Relentless touring continued into 1965, with the band’s fractiousness becoming increasingly apparent—Dave Davies and Avory even got into a fight onstage at one memorable gig. In Hollywood, the band lip-synched a television appearance and was asked to sign a union contract. Ray Davies refused despite warnings of “repercussions.” The Kinks performed at the Hollywood Bowl, and were then informed that they were banned from performing in the United States for undisclosed reasons. The ban would not be lifted until early 1969. The same day of the Hollywood Bowl appearance, the Kinks’ manager quit.
Around that time, Ray Davies was starting to develop a more sophisticated compositional style. 1965 album The Kink Kontroversy included another riff-rocker, “Till the End of the Day,” but also featured songs with greater lyrical introspection and improved production, including “Where Have All the Good Times Gone,” “The World Keeps Going Round” and charmingly sardonic hit “Dedicated Follower of Fashion.”
Ray’s songwriting was even sharper on the next release, 1966’s Face to Face. “Sunny Afternoon,” one of his strongest satirical pieces yet, was the U.K.’s biggest hit that summer, and foreshadowed changes in the Kinks style. Face to Face was also the first Kinks album recorded over a couple months rather than a single week.
Stylistically, the Kinks enhanced the styles found on Face to Face over the next several years. Gorgeous hit single “Waterloo Sunset” reached number 2 in the U.K. in May 1967, but new album Something Else by the Kinks was released that fall to mediocre reception. Released on the heels of the Beatles’ Sgt. Pepper’s Lonely Hearts Club Band, Something Else had an old-time quaintness that rock fans were not quick to embrace at the time. History has been kinder to the album, though, and songs such as “David Watts,” “Death of a Clown” and “No Return” have elevated its stature in the Kinks canon.
October 1967 single “Autumn Almanac” briefly returned the Kinks to the charts, but spring 1968 follow-up “Wonderboy” became the group’s first single since 1964’s “You Still Want Me” not to crack the Top Ten.
By then Ray Davies had taken full control of all things Kinks (Dave had contemplated and even planned a solo career in late 1967, but decided to stay with the band). His vision was fully realized with late 1968’s The Kinks Are the Village Green Preservation Society, an album that elevated Ray into a sort of pop poet laureate, but made his record companies (Pye in the U.K. and Reprise in the United States) wonder if he would ever again produce a hit. Like the tepid initial response to the Beach Boys’ Pet Sounds, so too was Village Green received with more commercial bewilderment than massive sales. In the era of The Beatles (the “White Album”), Jimi Hendrix and the Stones’ Beggar’s Banquet, Village Green was an oddity, both for its folksy sound and nostalgic lyrical content. Once again though, history vindicated Davies in later decades as more and more critics and listeners hailed the album as a masterpiece.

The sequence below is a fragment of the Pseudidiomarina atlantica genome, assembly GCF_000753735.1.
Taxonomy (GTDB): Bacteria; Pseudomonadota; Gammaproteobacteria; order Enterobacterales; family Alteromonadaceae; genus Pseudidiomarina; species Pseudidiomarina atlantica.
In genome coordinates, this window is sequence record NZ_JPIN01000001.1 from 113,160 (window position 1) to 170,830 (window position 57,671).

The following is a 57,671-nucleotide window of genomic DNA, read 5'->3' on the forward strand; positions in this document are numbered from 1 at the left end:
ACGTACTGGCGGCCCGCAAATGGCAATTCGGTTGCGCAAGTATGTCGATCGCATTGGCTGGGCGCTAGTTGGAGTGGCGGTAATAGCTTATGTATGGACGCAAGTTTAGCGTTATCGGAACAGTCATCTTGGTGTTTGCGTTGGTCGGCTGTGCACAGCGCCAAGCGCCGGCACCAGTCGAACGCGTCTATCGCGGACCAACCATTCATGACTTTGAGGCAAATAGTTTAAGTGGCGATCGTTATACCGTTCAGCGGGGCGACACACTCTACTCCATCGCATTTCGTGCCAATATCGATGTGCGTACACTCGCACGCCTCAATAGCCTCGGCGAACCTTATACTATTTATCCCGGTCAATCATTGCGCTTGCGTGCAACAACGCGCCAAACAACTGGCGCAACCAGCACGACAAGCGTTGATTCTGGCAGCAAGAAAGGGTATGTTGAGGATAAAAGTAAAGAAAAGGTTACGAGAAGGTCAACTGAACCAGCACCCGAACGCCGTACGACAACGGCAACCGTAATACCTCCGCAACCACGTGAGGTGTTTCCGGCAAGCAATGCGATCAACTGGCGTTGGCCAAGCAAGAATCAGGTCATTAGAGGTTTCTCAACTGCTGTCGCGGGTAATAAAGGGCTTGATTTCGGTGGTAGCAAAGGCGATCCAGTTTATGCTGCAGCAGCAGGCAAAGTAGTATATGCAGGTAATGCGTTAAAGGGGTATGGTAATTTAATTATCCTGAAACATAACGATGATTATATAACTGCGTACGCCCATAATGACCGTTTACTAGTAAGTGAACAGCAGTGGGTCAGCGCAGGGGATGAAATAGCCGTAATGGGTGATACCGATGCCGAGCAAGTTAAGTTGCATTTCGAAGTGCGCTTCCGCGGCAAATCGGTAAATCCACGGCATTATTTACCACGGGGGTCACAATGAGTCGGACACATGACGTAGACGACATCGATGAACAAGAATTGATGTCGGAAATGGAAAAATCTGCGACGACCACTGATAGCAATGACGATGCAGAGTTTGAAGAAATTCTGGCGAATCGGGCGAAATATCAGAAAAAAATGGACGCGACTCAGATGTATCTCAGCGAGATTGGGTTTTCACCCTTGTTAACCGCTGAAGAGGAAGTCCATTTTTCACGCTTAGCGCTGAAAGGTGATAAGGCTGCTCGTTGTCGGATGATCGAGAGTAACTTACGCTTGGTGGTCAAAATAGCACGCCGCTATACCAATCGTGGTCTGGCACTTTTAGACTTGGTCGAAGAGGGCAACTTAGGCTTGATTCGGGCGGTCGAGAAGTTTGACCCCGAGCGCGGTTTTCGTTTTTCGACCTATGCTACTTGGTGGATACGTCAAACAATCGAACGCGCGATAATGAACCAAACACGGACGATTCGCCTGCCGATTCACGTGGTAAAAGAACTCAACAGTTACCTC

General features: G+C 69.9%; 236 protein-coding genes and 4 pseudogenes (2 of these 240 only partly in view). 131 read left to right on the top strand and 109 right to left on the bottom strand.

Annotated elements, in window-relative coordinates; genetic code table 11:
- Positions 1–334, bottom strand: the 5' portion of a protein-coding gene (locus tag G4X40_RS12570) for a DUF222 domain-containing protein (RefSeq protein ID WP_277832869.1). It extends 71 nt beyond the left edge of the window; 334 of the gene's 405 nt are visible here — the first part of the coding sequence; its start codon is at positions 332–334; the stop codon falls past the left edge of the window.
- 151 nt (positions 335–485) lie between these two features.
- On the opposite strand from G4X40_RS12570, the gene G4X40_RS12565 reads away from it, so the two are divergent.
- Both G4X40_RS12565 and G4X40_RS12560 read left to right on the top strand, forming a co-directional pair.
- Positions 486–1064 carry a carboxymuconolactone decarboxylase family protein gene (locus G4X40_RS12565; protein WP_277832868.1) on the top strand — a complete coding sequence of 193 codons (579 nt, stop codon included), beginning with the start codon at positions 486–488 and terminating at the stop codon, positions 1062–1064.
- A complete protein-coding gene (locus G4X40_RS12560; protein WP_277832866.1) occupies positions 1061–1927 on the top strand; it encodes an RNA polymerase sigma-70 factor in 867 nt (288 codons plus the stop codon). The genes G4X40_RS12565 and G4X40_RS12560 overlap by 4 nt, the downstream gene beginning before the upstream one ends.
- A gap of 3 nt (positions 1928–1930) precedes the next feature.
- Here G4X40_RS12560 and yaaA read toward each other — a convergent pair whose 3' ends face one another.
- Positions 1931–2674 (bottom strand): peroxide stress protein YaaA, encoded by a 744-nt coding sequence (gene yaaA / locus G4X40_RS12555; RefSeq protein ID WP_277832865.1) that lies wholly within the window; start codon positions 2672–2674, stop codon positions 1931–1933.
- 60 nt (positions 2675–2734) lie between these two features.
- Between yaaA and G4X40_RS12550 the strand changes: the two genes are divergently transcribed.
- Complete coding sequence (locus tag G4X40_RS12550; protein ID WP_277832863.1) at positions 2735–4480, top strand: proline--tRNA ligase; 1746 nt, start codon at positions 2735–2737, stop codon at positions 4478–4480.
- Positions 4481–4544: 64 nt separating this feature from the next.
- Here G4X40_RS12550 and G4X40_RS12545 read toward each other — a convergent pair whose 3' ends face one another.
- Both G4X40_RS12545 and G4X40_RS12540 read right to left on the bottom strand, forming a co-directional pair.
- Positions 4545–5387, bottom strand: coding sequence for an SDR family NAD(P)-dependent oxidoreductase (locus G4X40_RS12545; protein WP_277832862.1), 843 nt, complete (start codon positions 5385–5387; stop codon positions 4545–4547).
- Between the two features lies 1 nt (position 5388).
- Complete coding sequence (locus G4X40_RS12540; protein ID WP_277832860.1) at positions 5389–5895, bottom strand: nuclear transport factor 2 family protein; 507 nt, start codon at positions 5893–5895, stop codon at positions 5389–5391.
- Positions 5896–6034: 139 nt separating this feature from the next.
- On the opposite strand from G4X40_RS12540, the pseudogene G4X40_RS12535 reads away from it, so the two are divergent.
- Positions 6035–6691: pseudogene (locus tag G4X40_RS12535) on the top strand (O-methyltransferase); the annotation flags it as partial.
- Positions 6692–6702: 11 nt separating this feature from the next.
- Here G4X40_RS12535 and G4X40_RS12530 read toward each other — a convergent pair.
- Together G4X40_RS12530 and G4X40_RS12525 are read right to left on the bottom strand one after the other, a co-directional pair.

Original bassist Quaife left the band in 1969, replaced by John Dalton. The U.S. touring ban was lifted that year, and the Kinks promptly returned to live performances in the United States just as they were releasing the extremely British Arthur (or the Decline and Fall of the British Empire). Conceived as a musical television drama for the U.K.’s ITV, Arthur included songs that were recorded and ready for release when the producer backed out. Without its visuals, Arthur was greeted as an imitation of the Who’s Tommy, despite boasting two fine singles in “Shangri-La” and “Victoria.”
For the first time in the band’s history, the Kinks expanded to include a fifth member, keyboardist John Gosling. With the United States once again open to them, Davies then made a more commercial and harder-rocking album in fall 1970, Lola Versus Powerman and the Moneygoround, Part One. Controversial single “Lola” went top 10 in the U.K. and the U.S., making the album one of the Kinks’ most popular ever and making them one of the hottest U.S. concert draws. The timing couldn’t have been better, as the band’s contracts with Pye and Reprise were about to expire.